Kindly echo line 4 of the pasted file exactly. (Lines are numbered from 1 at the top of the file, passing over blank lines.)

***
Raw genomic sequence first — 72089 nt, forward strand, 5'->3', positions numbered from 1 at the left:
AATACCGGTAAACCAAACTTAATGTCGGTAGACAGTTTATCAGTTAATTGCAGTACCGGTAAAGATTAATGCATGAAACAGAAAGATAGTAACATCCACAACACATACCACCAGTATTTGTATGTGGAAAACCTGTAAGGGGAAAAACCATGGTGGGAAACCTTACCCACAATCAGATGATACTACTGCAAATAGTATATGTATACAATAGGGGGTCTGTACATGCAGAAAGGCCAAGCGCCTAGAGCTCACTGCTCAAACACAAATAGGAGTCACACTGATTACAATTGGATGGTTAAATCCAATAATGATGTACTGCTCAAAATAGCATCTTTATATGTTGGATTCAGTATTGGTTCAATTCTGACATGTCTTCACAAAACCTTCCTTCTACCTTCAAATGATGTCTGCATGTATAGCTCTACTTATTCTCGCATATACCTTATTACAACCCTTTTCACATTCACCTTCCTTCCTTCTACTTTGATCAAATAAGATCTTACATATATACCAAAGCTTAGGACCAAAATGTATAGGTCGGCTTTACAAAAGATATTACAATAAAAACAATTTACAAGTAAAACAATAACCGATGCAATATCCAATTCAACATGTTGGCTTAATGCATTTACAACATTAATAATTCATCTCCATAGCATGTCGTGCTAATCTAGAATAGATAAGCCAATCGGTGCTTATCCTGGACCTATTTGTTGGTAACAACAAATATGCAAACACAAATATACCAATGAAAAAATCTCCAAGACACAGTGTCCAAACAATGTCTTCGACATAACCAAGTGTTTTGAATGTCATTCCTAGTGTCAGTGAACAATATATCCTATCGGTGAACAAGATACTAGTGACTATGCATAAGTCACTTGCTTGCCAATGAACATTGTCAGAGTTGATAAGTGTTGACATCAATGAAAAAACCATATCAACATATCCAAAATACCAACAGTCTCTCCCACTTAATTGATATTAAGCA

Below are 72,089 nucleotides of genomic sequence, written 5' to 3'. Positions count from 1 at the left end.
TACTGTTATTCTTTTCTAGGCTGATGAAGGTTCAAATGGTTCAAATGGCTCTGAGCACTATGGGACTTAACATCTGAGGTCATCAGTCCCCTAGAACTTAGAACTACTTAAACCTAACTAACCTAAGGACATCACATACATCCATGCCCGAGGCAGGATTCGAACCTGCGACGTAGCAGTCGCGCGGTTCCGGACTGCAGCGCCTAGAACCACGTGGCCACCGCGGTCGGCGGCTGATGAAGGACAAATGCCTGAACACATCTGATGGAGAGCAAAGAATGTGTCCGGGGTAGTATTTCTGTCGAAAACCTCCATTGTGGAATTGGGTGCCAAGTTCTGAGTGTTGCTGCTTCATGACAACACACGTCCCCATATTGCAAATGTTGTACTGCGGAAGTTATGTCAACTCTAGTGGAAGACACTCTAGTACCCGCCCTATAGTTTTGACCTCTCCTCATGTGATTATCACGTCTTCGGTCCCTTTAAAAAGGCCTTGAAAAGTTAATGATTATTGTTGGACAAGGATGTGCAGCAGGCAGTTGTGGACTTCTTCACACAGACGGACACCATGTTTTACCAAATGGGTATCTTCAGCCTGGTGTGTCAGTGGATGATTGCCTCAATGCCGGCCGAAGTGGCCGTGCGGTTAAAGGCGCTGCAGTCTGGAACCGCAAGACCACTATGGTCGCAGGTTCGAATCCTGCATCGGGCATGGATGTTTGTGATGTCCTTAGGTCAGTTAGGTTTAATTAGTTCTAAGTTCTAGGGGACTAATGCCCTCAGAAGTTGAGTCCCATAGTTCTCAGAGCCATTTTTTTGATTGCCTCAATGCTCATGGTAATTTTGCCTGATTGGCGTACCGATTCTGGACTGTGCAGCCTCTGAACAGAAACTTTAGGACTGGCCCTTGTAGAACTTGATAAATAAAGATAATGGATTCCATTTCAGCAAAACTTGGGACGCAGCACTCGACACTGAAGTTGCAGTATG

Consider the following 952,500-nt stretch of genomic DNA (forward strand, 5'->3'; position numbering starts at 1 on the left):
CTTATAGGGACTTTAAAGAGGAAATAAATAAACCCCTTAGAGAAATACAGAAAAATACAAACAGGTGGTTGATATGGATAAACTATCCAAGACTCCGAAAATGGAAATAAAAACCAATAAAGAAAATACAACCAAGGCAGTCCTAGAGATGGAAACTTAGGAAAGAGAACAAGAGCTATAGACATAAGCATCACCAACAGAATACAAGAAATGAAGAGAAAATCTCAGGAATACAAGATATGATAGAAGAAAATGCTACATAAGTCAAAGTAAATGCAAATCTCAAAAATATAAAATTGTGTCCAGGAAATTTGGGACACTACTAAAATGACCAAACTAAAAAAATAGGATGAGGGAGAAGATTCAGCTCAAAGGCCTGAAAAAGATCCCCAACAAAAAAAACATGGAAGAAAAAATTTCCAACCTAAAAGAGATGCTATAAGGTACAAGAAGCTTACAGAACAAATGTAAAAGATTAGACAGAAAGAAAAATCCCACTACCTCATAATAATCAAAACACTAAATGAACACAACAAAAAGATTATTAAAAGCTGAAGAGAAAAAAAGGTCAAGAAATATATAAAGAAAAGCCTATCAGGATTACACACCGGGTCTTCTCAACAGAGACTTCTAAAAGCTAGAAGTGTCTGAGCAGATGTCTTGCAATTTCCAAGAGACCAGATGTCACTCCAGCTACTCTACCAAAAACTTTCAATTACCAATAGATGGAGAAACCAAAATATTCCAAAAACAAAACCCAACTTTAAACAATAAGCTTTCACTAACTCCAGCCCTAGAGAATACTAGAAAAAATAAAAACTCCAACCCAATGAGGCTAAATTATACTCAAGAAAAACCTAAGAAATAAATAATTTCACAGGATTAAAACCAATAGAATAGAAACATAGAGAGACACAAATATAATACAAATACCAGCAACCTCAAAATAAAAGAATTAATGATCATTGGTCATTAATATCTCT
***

TACTGTTATTCTTTTCTAGGCTGATGAAGGTTCAAATGGTTCAAATGGCTCTGAGCACTATGGGACTTAACATCTGAGGTCATCAGTCCCCTAGAACTTAGAACTACTTAAACCTAACTAACCTAAGGACATCACATACATCCATGCCCGAGGCAGGATTCGAACCTGCGACGTAGCAGTCGCGCGGTTCCGGACTGCAGCGCCTAGAACCACGTGGCCACCGCGGTCGGCGGCTGATGAAGGACAAATGCCTGAACACATCTGATGGAGAGCAAAGAATGTGTCCGGGGTAGTATTTCTGTCGAAAACCTCCATTGTGGAATTGGGTGCCAAGTTCTGAGTGTTGCTGCTTCATGACAACACACGTCCCCATATTGCAAATGTTGTACTGCGGAAGTTATGTCAACTCTAGTGGAAGACACTCTAGTACCCGCCCTATAGTTTTGACCTCTCCTCATGTGATTATCACGTCTTCGGTCCCTTTAAAAAGGCCTTGAAAAGTTAATGATTATTGTTGGACAAGGATGTGCAGCAGGCAGTTGTGGACTTCTTCACACAGACGGACACCATGTTTTACCAAATGGGTATCTTCAGCCTGGTGTGTCAGTGGATGATTGCCTCAATGCCGGCCGAAGTGGCCGTGCGGTTAAAGGCGCTGCAGTCTGGAACCGCAAGACCACTATGGTCGCAGGTTCGAATCCTGCATCGGGCATGGATGTTTGTGATGTCCTTAGGTCAGTTAGGTTTAATTAGTTCTAAGTTCTAGGGGACTAATGCCCTCAGAAGTTGAGTCCCATAGTTCTCAGAGCCATTTTTTTGATTGCCTCAATGCTCATGGTAATTTTGCCTGATTGGCGTACCGATTCTGGACTGTGCAGCCTCTGAACAGAAACTTTAGGACTGGCCCTTGTAGAACTTGATAAATAAAGATAATGGATTCCATTTCAGCAAAACTTGGGACGCAGCACTCGACACTGAAGTTGCAGTATG